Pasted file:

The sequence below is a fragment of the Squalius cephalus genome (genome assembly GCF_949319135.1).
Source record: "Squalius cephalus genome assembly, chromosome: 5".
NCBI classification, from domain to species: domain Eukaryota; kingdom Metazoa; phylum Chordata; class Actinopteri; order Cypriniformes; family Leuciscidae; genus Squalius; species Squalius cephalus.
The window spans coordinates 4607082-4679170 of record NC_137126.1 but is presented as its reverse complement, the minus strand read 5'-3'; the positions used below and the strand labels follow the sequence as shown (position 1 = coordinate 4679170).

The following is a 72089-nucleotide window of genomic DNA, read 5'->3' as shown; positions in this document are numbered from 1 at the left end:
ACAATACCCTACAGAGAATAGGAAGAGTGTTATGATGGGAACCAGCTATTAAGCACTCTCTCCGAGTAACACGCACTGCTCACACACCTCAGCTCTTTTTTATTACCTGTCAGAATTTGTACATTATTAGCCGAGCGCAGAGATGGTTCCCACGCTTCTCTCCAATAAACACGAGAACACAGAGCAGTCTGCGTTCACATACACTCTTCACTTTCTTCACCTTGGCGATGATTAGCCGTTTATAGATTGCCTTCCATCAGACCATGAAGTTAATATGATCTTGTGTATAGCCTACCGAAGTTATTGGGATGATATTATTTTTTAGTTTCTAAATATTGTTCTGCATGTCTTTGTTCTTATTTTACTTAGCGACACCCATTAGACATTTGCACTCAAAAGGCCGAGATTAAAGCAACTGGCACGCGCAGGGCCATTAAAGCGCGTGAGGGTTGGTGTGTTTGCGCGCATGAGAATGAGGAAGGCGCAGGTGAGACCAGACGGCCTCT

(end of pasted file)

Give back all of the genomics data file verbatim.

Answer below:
The sequence below is a fragment of the Squalius cephalus genome (genome assembly GCF_949319135.1).
Source record: "Squalius cephalus genome assembly, chromosome: 5".
NCBI classification, from domain to species: domain Eukaryota; kingdom Metazoa; phylum Chordata; class Actinopteri; order Cypriniformes; family Leuciscidae; genus Squalius; species Squalius cephalus.
The window spans coordinates 4607082-4679170 of record NC_137126.1 but is presented as its reverse complement, the minus strand read 5'-3'; the positions used below and the strand labels follow the sequence as shown (position 1 = coordinate 4679170).

The following is a 72089-nucleotide window of genomic DNA, read 5'->3' as shown; positions in this document are numbered from 1 at the left end:
ACAATACCCTACAGAGAATAGGAAGAGTGTTATGATGGGAACCAGCTATTAAGCACTCTCTCCGAGTAACACGCACTGCTCACACACCTCAGCTCTTTTTTATTACCTGTCAGAATTTGTACATTATTAGCCGAGCGCAGAGATGGTTCCCACGCTTCTCTCCAATAAACACGAGAACACAGAGCAGTCTGCGTTCACATACACTCTTCACTTTCTTCACCTTGGCGATGATTAGCCGTTTATAGATTGCCTTCCATCAGACCATGAAGTTAATATGATCTTGTGTATAGCCTACCGAAGTTATTGGGATGATATTATTTTTTAGTTTCTAAATATTGTTCTGCATGTCTTTGTTCTTATTTTACTTAGCGACACCCATTAGACATTTGCACTCAAAAGGCCGAGATTAAAGCAACTGGCACGCGCAGGGCCATTAAAGCGCGTGAGGGTTGGTGTGTTTGCGCGCATGAGAATGAGGAAGGCGCAGGTGAGACCAGACGGCCTCT